Features Music Interviews
Corey Taylor: “If I can wear a mask for a two hour Slipknot show, people can wear one for five minutes in a grocery store”
The Slipknot man releases his first ever solo album ‘CMFT’ on October 2 – we spoke to him about Las Vegas under lockdown, his upcoming pyro-heavy streamed show and My Little Pony
It’s almost 20 years since Corey Taylor – he of Slipknot and Stone Sour fame – opined ‘People = Shit’. Two decades on, the 46-year-old Iowa native finds himself navigating a year where his assessment has repeatedly been proved pretty much correct.
Into this climate he’s chosen to release his first solo album, ‘CMFT’, coming out on October 2, the same day Taylor and his band celebrate with a globally streamed, pay-per-view show at The Forum in Los Angeles. We got him on the phone to talk pyro, sushi, cancel culture and, er, My Little Pony.
Hello Corey. A solo album, why now?
“It’s something I’ve been threatening to do for a long time, going back about 10 years. It was something I just kept putting off. But I was getting asked about it a lot by fans, journalists and whatnot and I just started thinking, ‘Well, shit, maybe it’s time’. I had accumulated all these songs over the years that didn’t fit with either Slipknot or Stone Sour, and if you put them all together, it creates a record that is such a personal reflection of who I am musically.”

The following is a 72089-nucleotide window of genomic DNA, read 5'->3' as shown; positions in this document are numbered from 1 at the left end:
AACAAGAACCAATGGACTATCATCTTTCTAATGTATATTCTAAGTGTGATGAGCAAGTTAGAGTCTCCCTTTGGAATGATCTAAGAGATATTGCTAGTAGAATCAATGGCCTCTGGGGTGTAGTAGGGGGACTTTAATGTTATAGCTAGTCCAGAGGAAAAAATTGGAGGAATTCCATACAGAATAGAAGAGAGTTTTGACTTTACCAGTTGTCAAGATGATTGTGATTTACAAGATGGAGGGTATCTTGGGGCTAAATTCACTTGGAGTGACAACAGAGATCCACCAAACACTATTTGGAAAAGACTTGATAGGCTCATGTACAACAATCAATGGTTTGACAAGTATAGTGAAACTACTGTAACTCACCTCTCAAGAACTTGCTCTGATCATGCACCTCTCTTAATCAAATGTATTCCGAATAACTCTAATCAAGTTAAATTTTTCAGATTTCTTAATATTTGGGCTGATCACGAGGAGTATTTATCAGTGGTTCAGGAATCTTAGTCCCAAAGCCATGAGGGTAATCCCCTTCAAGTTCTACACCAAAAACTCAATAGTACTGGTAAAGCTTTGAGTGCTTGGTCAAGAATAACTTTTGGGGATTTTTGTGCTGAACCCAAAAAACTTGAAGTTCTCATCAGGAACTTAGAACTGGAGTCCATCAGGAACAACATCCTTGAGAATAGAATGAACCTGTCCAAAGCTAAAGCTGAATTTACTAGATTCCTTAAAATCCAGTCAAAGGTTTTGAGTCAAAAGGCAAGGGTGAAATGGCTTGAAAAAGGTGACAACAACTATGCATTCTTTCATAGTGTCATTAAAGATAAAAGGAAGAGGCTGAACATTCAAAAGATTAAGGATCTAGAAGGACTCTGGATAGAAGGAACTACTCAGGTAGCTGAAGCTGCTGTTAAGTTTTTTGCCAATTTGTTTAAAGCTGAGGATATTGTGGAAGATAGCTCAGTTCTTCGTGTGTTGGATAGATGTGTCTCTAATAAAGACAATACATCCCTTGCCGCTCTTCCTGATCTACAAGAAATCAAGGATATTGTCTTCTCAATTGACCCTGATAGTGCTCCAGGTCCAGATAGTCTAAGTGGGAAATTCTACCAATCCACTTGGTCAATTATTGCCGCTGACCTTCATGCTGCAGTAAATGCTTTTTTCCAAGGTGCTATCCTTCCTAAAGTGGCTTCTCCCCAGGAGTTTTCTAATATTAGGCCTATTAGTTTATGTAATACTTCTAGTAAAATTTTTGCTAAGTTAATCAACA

How far back were some of these songs written?
“At least 20 years. The first song on the album [‘HWY 666’] started life in a notebook I had in 10th grade, so it goes all the way back to high school. It wasn’t until I found that notebook a couple of years ago that I decided to take what I had and finish it. There was that and songs like ‘Kansas’ and ‘Samantha’s Gone’. They’re pretty old. But I was writing songs up until eight months ago. I actually wrote the song ‘Meine Lux’ on the last Slipknot European tour.”
Do you think there’s anything on the record that either Slipknot or Stone Sour will hear and think, ‘Hey, why didn’t you save that for us?’
“Probably not. There’s a couple of songs on there that I actually tried to offer to Stone Sour and for whatever reason they just weren’t feeling it. There’s really not a lot of Slipknot on there. The only one might have been ‘European Tour Bus Bathroom Song’, just because it sort of has an ‘Eeyore’ or ‘Get This’ kind of vibe, but it’s still probably a little too jolly for Slipknot. I wrote that 10 years ago. I thought it was such a funny idea to write a song that was a rhythmic cadence of words on a sign in a European tour bus bathroom. It was kind of a challenge to myself.”
Do you find writing songs easy or hard?
“Yeah, normally the former. The hardest thing is where I’ve tried to write something specific, that’s when I get stuck. I tend to let stuff come to me, you know. Ever since I’ve taught myself how to play, I’ve been writing a lot of piano stuff. Every time I sit down, I tend to come up with something that turns into either an idea for a melody line or a guitar thing or even a full piano thing.”
You live in Las Vegas. How’s it been during COVID?